Monday, April 5, 2021

Windhall by Ava Barry

This novel was definitely one that surprised me. What I mean by that is how I quickly became involved in the plot and couldn't put it down. Honestly, I expected it to take a bit for me to get into the story, but happily that was not the case at all. 

Max Hailey works as an investigative journalist for a digital magazine based in Los Angeles. The Lens doesn't have much time left, and Max is the kind of guy who pisses everyone off, and his boss is no exception. Recently there has been a murder of a young woman near the infamous abandoned mansion of Hollywood director Theodore Langley. It's been over sixty years since Theo's home was the scene of the unsolved murder of a young Hollywood starlet, Eleanor Hayes. Now someone, decades later, has left a copy-cat murder. Could Theo, now in his nineties, be back?

Max has been obsessed with Theo and Eleanor since he was a teenager. He's convinced Theo did kill Eleanor that infamous night at Windhall, his estate in Los Angeles. Yet Theo was never convicted, and disappeared in the 1950's. His estate lay empty all that time. Max has studied everything about Windhall, Theo, and Eleanor, and he is convinced Theo is back for one last murder. So how does he go about proving it?

Max is a fly-by-the-seat-of-his-pants kind of guy. A real smart ass who gets in trouble all the time. He grew up in Hollywood, and knows his way around town. Yet this one unsolved murder grabbed his imagination and he's never been able to let it go. As Max makes deals, runs down clues, and goes a bit rogue, he uncovers enough evidence to make him question everything he's believed in about Windhall and Theo. It's not a simple open and shut murder case, and with every little twist and turn, I became fully invested in seeing this mystery solved.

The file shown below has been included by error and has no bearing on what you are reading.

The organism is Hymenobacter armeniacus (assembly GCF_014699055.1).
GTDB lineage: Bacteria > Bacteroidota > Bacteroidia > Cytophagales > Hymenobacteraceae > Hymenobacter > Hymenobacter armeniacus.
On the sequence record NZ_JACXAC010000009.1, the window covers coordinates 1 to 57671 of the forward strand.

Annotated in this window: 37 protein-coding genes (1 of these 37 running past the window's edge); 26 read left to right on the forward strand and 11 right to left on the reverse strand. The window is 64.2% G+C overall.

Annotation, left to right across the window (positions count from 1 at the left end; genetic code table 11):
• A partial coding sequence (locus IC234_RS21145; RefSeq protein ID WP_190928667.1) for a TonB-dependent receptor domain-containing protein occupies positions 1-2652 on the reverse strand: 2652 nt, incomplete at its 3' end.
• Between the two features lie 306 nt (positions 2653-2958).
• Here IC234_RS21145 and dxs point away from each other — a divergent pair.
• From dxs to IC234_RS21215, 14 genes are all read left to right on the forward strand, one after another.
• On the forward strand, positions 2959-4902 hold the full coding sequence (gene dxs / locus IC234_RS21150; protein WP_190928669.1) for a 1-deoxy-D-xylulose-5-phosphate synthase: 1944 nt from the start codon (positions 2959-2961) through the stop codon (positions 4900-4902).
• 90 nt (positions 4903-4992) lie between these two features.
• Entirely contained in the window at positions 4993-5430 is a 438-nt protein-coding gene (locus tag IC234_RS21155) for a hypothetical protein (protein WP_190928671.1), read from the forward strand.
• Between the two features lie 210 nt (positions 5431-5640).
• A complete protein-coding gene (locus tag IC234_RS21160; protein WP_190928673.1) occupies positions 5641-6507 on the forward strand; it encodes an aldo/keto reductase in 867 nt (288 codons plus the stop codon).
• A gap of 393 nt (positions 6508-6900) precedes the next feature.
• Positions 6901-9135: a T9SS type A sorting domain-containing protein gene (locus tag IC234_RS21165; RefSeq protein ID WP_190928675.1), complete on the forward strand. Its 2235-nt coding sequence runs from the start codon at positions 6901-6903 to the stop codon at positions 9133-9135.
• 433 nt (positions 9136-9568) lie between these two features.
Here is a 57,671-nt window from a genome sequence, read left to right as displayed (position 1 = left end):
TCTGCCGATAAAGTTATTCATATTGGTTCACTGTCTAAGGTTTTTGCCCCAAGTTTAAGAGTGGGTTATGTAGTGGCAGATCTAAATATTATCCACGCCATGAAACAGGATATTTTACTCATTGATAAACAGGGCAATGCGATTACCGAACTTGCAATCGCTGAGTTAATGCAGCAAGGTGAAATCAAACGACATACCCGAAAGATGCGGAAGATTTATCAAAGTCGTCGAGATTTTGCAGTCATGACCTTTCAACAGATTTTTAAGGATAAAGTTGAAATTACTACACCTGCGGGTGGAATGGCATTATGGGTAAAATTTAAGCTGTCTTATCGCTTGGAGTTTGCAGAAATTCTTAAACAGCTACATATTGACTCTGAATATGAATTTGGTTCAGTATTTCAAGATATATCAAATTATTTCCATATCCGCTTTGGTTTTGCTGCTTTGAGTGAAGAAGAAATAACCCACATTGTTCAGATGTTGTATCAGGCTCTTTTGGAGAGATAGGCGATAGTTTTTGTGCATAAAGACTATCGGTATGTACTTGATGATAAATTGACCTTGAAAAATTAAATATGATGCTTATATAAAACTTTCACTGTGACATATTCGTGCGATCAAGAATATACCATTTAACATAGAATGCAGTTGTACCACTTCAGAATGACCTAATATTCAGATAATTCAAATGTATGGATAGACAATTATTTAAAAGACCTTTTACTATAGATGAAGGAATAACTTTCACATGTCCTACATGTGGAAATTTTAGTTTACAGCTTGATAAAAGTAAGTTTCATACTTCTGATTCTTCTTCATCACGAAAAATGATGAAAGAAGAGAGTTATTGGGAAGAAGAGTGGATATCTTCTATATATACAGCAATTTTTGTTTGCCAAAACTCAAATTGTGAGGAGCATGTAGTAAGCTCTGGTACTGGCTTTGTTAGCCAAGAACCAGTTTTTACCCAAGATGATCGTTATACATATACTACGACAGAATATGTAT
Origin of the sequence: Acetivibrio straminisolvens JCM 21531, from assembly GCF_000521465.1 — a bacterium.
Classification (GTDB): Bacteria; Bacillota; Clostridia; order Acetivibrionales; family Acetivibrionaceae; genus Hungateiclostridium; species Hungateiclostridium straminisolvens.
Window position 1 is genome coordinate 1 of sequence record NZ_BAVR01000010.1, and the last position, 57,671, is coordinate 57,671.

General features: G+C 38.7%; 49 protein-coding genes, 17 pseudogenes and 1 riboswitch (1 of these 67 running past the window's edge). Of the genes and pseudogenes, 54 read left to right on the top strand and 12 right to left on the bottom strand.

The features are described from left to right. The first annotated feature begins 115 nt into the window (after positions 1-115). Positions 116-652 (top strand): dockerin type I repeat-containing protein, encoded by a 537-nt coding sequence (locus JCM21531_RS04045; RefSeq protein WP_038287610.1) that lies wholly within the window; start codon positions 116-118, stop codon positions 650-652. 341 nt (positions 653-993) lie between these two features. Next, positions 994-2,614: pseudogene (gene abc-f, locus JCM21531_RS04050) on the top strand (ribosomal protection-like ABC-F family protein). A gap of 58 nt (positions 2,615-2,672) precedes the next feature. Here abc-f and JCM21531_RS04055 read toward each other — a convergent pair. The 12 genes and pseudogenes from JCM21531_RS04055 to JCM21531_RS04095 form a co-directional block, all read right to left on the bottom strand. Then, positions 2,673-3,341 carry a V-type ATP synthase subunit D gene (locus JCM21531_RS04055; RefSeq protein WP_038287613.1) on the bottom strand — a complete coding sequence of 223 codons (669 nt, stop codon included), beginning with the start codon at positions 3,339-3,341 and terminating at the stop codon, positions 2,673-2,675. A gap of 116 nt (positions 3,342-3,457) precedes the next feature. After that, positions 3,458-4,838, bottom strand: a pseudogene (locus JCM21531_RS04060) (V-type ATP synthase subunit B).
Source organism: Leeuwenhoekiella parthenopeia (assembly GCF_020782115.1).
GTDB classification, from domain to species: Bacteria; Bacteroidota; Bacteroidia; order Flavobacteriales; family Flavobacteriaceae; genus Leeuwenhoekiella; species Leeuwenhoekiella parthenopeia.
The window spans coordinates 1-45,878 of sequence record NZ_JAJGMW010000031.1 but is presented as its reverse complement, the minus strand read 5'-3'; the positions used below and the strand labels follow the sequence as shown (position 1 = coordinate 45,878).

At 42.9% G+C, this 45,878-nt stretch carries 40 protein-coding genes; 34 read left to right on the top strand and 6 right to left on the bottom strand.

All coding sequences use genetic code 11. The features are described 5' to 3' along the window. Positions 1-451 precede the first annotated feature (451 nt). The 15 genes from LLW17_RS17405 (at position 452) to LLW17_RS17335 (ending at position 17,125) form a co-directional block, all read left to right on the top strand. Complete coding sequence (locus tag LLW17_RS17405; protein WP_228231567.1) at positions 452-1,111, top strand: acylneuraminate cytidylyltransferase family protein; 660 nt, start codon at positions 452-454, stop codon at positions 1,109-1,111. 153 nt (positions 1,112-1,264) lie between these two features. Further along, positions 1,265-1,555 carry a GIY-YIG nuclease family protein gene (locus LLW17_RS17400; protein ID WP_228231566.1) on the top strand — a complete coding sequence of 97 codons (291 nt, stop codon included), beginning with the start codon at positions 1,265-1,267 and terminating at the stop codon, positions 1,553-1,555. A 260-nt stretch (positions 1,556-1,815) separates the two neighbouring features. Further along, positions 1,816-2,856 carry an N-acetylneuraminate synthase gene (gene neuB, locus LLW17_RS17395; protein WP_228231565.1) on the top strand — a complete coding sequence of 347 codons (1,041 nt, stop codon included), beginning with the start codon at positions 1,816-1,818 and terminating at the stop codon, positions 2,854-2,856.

I'm a big fan of old Hollywood, too, and this book really does a great job of infusing that into the storyline. Oh, I wish I could have seen Los Angeles with the orange groves, farms, ranches, and the old Hollywood mansions. It was pretty seedy, too, and that makes it all so very interesting. Big film studios had a lot of power and could make or break careers in the blink of an eye. 
I found Max likable, even when he was being a jerk. But I've got to hand it to him, he kept digging and didn't give up. Clues are slowly revealed, and just when you think you may have it figured out, another surprise pops up. This isn't a mystery as much as a thriller with some good old fashioned investigative work. 

A big thanks to Pegasus books (Simon & Schuster) for providing a copy of this book to read and review. I thoroughly enjoyed it and it reminded me again of my interest in old Hollywood. A solid read that I honestly couldn't put down. 

Rating: 5/6 for a clever thriller about Old Hollywood and an unsolved murder that sends a contemporary investigative reporter on a quest to uncover the truth. Will he uncover what others have worked so hard to hide?

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